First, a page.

Metabolism and tissue distribution of sulforaphane in Nrf2 knockout and wild-type mice.
ABSTRACT To determine the metabolism and tissue distribution of the dietary chemoprotective agent sulforaphane following oral administration to wild-type and Nrf2 knockout (Nrf2(-/-)) mice.
Male and female wild-type and Nrf2(-/-) mice were given sulforaphane (5 or 20 μmoles) by oral gavage; plasma, liver, kidney, small intestine, colon, lung, brain and prostate were collected at 2, 6 and 24 h (h). The five major metabolites of sulforaphane were measured in tissues by high performance liquid chromatography coupled with tandem mass spectrometry.
Sulforaphane metabolites were detected in all tissues at 2 and 6 h post gavage, with the highest concentrations in the small intestine, prostate, kidney and lung. A dose-dependent increase in sulforaphane concentrations was observed in all tissues except prostate. At 5 μmole, Nrf2(-/-) genotype had no effect on sulforaphane metabolism. Only Nrf2(-/-) females given 20 μmoles sulforaphane for 6 h exhibited a marked increase in tissue sulforaphane metabolite concentrations. The relative abundance of each metabolite was not strikingly different between genders and genotypes.
Sulforaphane is metabolized and reaches target tissues in wild-type and Nrf2(-/-) mice. These data provide further evidence that sulforaphane is bioavailable and may be an effective dietary chemoprevention agent for several tissue sites.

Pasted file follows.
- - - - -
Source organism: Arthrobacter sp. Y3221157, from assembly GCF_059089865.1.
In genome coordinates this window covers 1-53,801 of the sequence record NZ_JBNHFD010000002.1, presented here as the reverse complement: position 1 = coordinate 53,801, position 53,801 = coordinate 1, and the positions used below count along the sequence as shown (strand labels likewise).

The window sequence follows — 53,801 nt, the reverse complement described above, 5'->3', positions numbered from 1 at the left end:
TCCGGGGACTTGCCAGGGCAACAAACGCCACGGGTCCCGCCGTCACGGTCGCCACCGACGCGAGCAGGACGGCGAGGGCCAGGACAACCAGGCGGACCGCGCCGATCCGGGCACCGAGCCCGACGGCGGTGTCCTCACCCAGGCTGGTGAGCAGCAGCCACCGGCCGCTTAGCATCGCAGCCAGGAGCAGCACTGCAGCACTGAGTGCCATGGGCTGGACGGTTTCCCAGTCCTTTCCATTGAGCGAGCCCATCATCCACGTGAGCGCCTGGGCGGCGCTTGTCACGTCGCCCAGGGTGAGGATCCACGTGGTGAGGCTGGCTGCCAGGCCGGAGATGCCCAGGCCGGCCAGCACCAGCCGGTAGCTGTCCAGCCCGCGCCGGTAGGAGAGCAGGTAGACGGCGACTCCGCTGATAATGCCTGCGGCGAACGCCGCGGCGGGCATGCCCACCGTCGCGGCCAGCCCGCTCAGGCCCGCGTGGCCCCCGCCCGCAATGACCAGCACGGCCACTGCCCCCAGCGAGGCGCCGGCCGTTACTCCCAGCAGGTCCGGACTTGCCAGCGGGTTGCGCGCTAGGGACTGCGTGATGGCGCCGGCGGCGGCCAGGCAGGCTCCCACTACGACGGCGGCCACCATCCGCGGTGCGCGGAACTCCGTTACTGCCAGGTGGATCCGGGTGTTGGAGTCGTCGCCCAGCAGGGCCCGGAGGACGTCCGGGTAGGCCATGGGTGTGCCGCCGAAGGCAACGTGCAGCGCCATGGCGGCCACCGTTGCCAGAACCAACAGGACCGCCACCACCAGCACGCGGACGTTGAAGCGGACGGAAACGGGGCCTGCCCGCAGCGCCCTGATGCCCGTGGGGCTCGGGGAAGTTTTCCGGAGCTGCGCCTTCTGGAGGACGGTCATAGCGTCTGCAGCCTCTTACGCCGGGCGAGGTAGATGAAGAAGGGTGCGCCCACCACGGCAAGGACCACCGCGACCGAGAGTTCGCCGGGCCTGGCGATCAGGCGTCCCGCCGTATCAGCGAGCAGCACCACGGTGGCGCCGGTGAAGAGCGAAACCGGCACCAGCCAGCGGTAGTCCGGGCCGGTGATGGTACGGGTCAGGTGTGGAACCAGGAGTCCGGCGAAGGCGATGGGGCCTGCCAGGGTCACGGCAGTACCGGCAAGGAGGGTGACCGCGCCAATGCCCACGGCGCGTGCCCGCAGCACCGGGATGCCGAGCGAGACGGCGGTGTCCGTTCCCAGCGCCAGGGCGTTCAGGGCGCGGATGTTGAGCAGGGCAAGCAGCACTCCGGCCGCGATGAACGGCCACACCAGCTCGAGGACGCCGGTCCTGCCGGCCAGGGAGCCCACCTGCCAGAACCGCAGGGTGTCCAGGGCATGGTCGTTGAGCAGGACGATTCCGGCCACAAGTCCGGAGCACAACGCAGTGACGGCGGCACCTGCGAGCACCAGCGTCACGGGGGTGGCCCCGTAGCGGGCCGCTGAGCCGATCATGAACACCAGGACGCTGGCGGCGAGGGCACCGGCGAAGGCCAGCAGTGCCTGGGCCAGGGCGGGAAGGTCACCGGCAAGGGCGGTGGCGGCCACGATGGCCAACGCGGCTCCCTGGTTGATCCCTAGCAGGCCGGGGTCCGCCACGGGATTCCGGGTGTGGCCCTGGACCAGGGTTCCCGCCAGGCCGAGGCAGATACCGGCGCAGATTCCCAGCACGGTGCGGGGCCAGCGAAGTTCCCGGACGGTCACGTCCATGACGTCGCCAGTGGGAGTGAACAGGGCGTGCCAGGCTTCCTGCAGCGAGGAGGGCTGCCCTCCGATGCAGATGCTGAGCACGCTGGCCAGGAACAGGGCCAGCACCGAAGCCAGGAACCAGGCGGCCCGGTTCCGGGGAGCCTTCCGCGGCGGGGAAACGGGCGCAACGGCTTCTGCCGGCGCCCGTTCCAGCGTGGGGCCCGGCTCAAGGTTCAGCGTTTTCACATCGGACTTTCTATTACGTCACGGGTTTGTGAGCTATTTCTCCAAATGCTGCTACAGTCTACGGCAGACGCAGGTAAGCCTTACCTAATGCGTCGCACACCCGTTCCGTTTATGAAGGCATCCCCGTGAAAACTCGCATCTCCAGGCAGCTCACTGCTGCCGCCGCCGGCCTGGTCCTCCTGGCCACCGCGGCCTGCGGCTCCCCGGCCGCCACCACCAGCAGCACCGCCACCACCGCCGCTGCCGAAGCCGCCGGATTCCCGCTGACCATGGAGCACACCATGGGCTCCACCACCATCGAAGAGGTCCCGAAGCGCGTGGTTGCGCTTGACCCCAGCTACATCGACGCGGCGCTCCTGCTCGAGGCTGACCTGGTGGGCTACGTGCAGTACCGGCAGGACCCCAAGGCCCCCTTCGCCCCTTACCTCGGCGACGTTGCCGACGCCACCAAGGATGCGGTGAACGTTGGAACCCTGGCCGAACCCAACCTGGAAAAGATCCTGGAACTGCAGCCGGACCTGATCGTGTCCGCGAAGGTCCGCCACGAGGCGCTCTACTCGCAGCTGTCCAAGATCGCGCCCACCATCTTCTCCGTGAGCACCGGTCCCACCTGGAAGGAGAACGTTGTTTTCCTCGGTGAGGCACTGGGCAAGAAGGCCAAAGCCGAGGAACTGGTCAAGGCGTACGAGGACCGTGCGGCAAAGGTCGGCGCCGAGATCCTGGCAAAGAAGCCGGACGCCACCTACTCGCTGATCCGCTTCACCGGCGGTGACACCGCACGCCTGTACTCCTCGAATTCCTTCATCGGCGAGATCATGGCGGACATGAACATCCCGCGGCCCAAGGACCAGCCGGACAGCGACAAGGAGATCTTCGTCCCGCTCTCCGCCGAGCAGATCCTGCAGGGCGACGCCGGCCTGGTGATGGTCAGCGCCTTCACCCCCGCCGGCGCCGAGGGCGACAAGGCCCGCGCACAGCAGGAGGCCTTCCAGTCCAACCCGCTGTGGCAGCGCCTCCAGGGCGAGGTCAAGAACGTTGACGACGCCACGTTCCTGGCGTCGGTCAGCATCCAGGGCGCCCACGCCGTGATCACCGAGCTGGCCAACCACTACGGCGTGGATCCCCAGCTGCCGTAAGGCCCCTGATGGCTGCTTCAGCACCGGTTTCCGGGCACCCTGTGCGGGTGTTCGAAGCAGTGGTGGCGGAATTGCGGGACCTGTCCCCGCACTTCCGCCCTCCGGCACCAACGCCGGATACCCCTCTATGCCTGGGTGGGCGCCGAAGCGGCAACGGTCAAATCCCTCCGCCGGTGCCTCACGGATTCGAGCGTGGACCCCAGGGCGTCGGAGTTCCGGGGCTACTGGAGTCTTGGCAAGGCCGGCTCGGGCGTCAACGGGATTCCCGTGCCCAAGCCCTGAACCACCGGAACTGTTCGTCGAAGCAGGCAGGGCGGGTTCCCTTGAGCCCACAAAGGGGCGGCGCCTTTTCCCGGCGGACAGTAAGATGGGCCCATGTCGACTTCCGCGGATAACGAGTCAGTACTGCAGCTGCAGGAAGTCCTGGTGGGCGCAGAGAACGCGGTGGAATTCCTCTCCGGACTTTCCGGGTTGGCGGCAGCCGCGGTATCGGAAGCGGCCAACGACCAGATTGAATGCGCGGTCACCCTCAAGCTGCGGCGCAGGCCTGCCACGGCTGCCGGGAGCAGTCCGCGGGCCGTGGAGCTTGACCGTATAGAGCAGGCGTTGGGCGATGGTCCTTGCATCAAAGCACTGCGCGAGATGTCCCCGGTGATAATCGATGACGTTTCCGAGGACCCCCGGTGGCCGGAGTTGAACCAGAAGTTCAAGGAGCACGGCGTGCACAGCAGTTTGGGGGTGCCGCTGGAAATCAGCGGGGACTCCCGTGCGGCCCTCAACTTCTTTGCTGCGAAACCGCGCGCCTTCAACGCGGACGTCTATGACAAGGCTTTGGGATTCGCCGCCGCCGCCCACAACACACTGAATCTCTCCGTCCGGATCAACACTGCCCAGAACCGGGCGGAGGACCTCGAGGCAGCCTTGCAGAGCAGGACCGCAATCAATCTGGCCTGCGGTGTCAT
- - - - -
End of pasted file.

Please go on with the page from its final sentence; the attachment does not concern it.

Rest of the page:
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ABSTRACT: Consumers of higher levels of Brassica vegetables, particularly those of the genus Brassica (broccoli, Brussels sprouts and cabbage), reduce their susceptibility to cancer at a variety of organ sites. Brassica vegetables contain high concentrations of glucosinolates that can be hydrolyzed by the plant enzyme, myrosinase, or intestinal microflora to isothiocyanates, potent inducers of cytoprotective enzymes and inhibitors of carcinogenesis. Oral administration of either the isothiocyanate, sulforaphane, or its glucosinolate precursor, glucoraphanin, inhibits mammary carcinogenesis in rats treated with 7,12-dimethylbenz[a]anthracene. In this study, we sought to determine whether sulforaphane exerts a direct chemopreventive action on animal and human mammary tissue. The pharmacokinetics and pharmacodynamics of a single 150 mumol oral dose of sulforaphane were evaluated in the rat mammary gland. We detected sulforaphane metabolites at concentrations known to alter gene expression in cell culture. Elevated cytoprotective NAD(P)H:quinone oxidoreductase (NQO1) and heme oxygenase-1 (HO-1) gene transcripts were measured using quantitative real-time polymerase chain reaction. An observed 3-fold increase in NQO1 enzymatic activity, as well as 4-fold elevated immunostaining of HO-1 in rat mammary epithelium, provides strong evidence of a pronounced pharmacodynamic action of sulforaphane. In a subsequent pilot study, eight healthy women undergoing reduction mammoplasty were given a single dose of a broccoli sprout preparation containing 200 mumol of sulforaphane. Following oral dosing, sulforaphane metabolites were readily measurable in human breast tissue enriched for epithelial cells. These findings provide a strong rationale for evaluating the protective effects of a broccoli sprout preparation in clinical trials of women at risk for breast cancer.Carcinogenesis 08/2007; 28(7):1485-90. · 5.70 Impact Factor